Long story short, for me that was a perfect example of someone used to passing, but still failing from time to time. Meh, it happens, brush yourself off, learn from your mistakes, try again and succeed!
Many will know that I spent many years pursuing certifications when I worked as an engineer. In the many, many exams I took, I only ever failed two exams. The first one was Novell 4.0 print services (yes, that dates me a bit), which I took a second time and passed. The other was F5’s 201: TMOS Administration exam.
For context, I have been with F5 for over 21-years now and my original role was as a field systems/sales engineer: I sold, designed, installed, and provided support on F5 systems around the globe. My second role was as one of the first “Security Architects” at F5, working with TrafficShield and FirePass (again, dating me a bit if you recognize the product names). I was, I believe anyway, a fairly well-respected F5 engineer. The point being … I’m no novice when it comes to F5 equipment. So, why did I fail 201?
I failed 201 because it I took it nearly a decade after I quit working as a full-time F5 engineer. Not only had many things changed, but knowledge and skill are perishable; they decline over time. While I didn’t fail 201 by much (and I didn’t study for it at all), the assessment correctly determined that I was no longer capable of doing the job. Yes, it hurt my ego a little, but I’ll have to admit it was a fair assessment. I wouldn’t hire me to do the job anymore either. As the author intimates, failing an exam doesn’t make you a failure, it just means you need to work a bit more to pass the exam; it’s not personal.
In case you’re wondering, no I haven’t retaken exam 201. Primarily, it is because I don’t do the job and having the F5-CA, BIG-IP doesn’t have much value in my current role. At the same time, I will admit that I like to tell this story because it underscores the validity of the assessment, and why we have some of the policies we have. 2-year renewal; knowledge is perishable. Complain to me that you can’t pass an exam even though you’ve worked with F5 gear for 10-years; you and me both!!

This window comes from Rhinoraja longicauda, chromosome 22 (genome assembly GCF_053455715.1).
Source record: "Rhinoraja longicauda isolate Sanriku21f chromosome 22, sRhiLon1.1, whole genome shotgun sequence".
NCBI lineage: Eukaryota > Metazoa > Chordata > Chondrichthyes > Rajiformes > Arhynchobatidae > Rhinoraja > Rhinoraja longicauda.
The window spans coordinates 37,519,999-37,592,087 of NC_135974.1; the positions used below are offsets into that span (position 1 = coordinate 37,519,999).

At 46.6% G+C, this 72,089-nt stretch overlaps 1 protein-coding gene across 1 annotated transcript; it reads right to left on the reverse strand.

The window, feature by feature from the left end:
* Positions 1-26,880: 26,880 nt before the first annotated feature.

Note: For another perspective on pushing through, check out Peter Silva's successful failure with the 201 exam .
Very good Alex, and to the point. I have failed one F5 exam since I joined F5, and it was APM. Reason I failed the 1st attempt was I was overconfident. Didn't study and I thought that what I knew was enough. Big mistake. It wasn't. I believe that's a mistake most people make when attempting the 101 exam. I Have two CCIE friends who failed the 101 more than once. And the reason is the same: Overconfidence. They didn't study. F5 exams are tough. Much tougher than any other vendor's exams I have ever taken. There is a learning curve there, for sure. But, if you pay proper attention to the blueprint and prepare accordingly, the PASS grade is a given 😉